Monday, 15 December 2014

Defining the Final Chapter

For anyone who hasn't read the book there will be SPOILERS, so read on if you are ok with this.

The film picks up exactly where the Desolation of Smaug ended. This first section sets the tone for the rest of the film and reveals Bard's heroic, yet modest nature and skills. He kills the dragon.  But I think that was obvious from the trailers. After Smaug is destroyed, crushing most of Lake Town along with him, there are mentions that others will look to the mountain and that is when the film's title appears.

There are far more characters involved now and each are given something to do (thank god, no one floundering around). The armies slowly come together, apart from the Orc hordes, they ready as soon the film starts. Orcs are disgusting but they are patient, they must have been waiting for the signal or call for months. The men of Lake Town take refugee in the ruins of Dale, reluctantly lead by Bard and Thranduil, King of the Woodland Elves bring aid not out of kindness but so he can swing by the mountain to get his white gems. Thorin, who is going mad, has made plans and called on his cousin Dain in the Ironhills to come and fight when he suspects that everyone will try and steal his treasure. Gandalf is stuck in a bird cage in Dol Guldur and Legolas and Tauriel decide to find out where the Orcs went. The film leads up to the 45 minute battle scene which is amazing and as the film is called 'battle of' it is fair to say that it is not too long.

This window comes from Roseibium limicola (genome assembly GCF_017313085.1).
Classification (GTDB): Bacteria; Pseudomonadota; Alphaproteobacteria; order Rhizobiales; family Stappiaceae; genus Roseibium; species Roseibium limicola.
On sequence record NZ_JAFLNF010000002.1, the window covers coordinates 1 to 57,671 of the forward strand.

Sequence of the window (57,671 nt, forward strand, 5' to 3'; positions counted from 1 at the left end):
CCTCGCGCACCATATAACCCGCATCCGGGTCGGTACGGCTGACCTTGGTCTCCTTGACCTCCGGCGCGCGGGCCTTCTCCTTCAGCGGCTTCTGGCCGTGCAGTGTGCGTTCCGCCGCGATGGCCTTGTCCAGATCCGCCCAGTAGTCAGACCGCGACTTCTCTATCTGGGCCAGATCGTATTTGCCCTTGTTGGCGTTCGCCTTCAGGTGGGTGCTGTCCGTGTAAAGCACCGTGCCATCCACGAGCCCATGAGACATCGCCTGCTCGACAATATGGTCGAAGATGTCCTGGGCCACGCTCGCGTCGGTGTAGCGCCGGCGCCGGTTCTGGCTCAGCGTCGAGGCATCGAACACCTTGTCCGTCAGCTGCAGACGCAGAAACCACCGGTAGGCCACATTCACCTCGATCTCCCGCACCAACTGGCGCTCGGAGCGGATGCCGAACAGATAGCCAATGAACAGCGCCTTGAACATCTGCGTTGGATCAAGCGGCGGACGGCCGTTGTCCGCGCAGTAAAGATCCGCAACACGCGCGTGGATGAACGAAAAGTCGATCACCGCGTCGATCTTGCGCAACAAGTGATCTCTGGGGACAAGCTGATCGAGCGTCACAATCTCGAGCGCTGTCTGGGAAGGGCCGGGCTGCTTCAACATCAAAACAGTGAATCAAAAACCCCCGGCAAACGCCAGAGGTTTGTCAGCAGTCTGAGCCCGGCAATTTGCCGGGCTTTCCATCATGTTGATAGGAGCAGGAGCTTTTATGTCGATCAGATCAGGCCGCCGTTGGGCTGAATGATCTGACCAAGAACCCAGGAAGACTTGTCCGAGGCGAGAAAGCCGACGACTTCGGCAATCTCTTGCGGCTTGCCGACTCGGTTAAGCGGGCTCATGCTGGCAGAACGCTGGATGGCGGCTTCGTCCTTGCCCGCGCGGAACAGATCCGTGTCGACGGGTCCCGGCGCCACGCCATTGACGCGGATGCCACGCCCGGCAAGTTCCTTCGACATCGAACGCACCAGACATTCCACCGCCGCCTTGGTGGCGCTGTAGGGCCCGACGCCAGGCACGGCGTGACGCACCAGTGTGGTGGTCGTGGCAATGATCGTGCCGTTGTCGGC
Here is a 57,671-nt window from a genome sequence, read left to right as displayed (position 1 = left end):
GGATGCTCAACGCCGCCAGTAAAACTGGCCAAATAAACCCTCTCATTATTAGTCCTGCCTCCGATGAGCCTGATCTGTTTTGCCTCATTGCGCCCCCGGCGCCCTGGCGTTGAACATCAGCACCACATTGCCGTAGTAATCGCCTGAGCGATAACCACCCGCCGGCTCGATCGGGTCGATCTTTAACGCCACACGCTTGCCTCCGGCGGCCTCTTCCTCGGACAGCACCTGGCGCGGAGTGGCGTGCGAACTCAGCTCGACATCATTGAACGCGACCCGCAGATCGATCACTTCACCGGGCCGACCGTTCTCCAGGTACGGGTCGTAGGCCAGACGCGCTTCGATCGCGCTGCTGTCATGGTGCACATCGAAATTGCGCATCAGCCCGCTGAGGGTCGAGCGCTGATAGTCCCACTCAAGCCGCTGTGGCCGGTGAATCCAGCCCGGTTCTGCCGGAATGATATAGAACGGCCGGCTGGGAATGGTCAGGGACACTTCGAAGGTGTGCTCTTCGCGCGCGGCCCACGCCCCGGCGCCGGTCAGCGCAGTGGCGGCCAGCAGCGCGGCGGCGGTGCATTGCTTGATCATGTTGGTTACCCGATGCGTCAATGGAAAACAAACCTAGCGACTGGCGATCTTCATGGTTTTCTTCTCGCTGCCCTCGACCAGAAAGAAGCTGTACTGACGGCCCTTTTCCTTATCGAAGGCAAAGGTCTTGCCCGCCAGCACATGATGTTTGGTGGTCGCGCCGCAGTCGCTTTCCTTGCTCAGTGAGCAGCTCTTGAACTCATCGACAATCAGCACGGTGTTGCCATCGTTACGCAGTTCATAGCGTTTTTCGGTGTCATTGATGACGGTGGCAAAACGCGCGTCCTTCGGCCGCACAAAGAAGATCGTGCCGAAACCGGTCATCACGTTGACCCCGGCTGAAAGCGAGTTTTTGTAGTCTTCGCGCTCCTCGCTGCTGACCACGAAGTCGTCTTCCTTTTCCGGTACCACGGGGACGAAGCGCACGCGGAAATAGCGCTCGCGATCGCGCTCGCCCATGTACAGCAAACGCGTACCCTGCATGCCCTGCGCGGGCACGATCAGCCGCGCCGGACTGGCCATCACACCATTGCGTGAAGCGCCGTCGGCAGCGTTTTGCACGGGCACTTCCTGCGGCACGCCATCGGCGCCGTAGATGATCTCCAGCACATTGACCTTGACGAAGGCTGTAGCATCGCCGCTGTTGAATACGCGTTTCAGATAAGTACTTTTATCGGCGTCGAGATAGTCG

I was surprised that Battle of the Five Armies isn't that long either. It was a little over 2 hours. Just an observation in case you were thinking of what snacks and provisions to take with you.